Disclose contents of unedited Waki report

A few days ago, a motion seeking to reopen the debate on Waki report was finally tabled in Parliament and as expected, tempers flared out as the chairman of Justice and Legal Affairs committee Samwel Chepkonga moved to justify what prompted him to draft and file this motion.

The majority of MPs who opposed the motion were mainly drawn from ODM, an affiliate party in the Coalition for Reforms and Democracy (CORD).

Apart from questioning the timing of the campaign aimed at piling pressure on Justice Philip Waki and former ICC prosecutor Moreno Ocampo to lay bare the contents of the sealed Waki envelope, they argued that the revelations would reverse the gains the country has realised in the process of national healing and reconciliation.

We know hundreds of innocent Kenyans lost their lives and property worth billions of shillings was destroyed during the post-election violence.

Therefore, it is wrong to revisit the events that took place at the time because this would amount to ‘reopening the wounds that have already healed’. President Kenyatta and his deputy have so far done a commendable job in terms of fostering peace and unity in the country. We might water down these gains if we revisit the issue.

But the mover of the motion would hear none of the arguments. He stood his ground, arguing that Kenyans have a right to know the truth about the criteria and methodology applied by the Waki-led commission of inquiry into the post-election violence in compiling its final report. The question of how it compiled the list of those who bear the greatest responsibility for the violence has remained an issue of great concern.

For starters, the commission had prepared two reports. One highlighted the underlying causes of the violence and the measures and interventions that ought to be taken to ensure similar skirmishes do not occur again.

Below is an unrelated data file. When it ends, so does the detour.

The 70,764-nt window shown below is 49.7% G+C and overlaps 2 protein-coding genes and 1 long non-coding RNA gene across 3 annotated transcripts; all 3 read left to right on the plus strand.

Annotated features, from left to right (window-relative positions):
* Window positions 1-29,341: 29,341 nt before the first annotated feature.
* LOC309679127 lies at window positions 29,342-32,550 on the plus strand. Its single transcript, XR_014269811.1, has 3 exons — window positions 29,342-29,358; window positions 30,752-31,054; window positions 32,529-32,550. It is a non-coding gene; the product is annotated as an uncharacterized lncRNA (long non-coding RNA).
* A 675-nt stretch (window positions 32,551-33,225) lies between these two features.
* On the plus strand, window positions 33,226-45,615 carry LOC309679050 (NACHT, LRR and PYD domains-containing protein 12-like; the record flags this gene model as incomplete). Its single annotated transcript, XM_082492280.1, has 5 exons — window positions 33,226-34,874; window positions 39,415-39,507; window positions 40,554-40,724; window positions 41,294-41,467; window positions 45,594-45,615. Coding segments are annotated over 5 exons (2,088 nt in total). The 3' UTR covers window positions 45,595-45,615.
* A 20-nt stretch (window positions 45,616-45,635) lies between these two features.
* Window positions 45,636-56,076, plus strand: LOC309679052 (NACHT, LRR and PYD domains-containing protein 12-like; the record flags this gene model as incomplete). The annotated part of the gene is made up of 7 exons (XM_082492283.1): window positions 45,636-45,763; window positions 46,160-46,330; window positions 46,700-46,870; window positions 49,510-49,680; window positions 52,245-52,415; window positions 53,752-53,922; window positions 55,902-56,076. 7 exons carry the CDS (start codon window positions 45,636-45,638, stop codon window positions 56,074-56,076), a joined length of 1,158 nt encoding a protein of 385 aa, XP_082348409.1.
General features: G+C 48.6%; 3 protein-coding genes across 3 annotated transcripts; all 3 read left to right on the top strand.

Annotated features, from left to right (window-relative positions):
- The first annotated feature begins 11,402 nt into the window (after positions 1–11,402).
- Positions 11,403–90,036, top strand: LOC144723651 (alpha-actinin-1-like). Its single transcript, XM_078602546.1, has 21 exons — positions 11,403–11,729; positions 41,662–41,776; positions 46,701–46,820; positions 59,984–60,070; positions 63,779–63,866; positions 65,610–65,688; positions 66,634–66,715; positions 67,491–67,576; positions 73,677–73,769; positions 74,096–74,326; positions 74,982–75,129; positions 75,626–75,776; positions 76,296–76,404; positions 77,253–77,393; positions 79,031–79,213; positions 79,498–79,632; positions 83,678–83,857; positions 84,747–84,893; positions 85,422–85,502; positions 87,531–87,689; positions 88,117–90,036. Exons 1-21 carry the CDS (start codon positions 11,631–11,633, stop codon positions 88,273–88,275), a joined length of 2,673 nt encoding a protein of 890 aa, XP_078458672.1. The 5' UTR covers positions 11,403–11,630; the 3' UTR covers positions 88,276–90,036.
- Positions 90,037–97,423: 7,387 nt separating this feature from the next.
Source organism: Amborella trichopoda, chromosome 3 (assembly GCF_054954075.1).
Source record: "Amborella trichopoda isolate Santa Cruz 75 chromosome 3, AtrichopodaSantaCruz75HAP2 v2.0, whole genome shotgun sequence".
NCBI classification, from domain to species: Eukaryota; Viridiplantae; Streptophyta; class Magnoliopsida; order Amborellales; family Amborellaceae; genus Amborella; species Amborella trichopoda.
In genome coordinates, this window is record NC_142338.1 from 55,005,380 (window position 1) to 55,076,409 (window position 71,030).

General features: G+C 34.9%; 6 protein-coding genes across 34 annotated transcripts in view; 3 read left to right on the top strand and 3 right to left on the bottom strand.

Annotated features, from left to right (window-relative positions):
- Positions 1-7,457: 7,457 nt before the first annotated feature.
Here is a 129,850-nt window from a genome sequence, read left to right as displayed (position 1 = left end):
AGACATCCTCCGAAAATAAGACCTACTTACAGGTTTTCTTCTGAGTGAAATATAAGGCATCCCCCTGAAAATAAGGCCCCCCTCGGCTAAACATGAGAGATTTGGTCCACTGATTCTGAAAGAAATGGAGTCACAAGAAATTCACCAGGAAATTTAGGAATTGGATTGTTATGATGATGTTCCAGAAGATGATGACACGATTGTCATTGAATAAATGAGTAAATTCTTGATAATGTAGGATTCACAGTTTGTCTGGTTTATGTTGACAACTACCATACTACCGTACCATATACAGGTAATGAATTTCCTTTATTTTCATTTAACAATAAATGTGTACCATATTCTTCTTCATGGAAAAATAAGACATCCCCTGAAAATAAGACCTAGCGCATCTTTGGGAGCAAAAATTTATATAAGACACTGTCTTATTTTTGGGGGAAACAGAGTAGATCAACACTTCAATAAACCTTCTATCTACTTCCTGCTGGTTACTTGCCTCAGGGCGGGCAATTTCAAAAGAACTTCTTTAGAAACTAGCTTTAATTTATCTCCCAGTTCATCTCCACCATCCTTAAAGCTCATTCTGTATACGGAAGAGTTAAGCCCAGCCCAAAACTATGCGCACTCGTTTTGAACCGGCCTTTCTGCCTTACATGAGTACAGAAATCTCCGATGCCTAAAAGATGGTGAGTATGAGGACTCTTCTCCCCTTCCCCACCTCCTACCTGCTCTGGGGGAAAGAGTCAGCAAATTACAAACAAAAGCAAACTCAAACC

This report was handed to President Mwai Kibaki and his co-principal and Prime Minister Raila Odinga. But the one that contained the names of those believed to have planned and financed the violence was handed to former United Nations secretary general Koffi Annan.

Later, reports indicated Hon Annan, who led the a team of African Eminent personalities that helped to negotiate an end to the 2007/2008 violence, forwarded it to then ICC prosecutor Moreno Ocampo. Notably, the formation of the Waki commission was one of key recommendations in the final report of the Annan-led team. Justice Waki did not come out clearly to tell the country why he was keen to take that decision yet the law required him to present the sealed envelope to President Mwai Kibaki, the appointing authority.

Indeed, many argued that Kenya was not a failed state and hence his decision amounted to betraying the sovereignty of the Kenyan people.

However, Kenyans seemed to concur with Waki when he observed that the findings of his team did not mean that those mentioned were guilty of crimes associated with them. He recommended further investigations be conducted to find the information relayed was credible and relied upon to sustain the prosecutions.

As it would turn out, Ocampo relied heavily on the Waki report. He initially filed charges against six Kenyans - three from PNU and others from the ODM side - and put up a spirited fight to convince the Pre-Trial Chamber to confirm the cases.

Opinion would later be divided on whether he had taken the right step. The reactions of some of the international legal experts was swift. They argued the evidence he had gathered did not meet the threshold required to admit the cases of this nature. ICC is a court of last resort.

The Rome Statute’s provisions require the office of the prosecutor to initiate a process aimed at undertaking primary investigations. The charges against four Kenyans have since been terminated for lack of sufficient evidence.

To date, the question that has not escaped the public mind is: were the six Kenyans part of those appearing in the envelope? If yes, what criteria did Waki team use to pick them? Initial speculations indicated that it contained 24 names but later this narrative would change and the number dropped to 16.

Article 35 of the Constitution is clear that every Kenyan has a right to information. Yes, there are those who argue even if this is the case, we don’t need to know the contents of Waki report because this will not help the country to move forward. I beg to differ. We cannot talk of peace and unity if we rubbish and sabotage the efforts to search for truth and facts.

For now, it is interesting to note that some leaders have come out strongly to oppose the MP’s motion. What has really changed?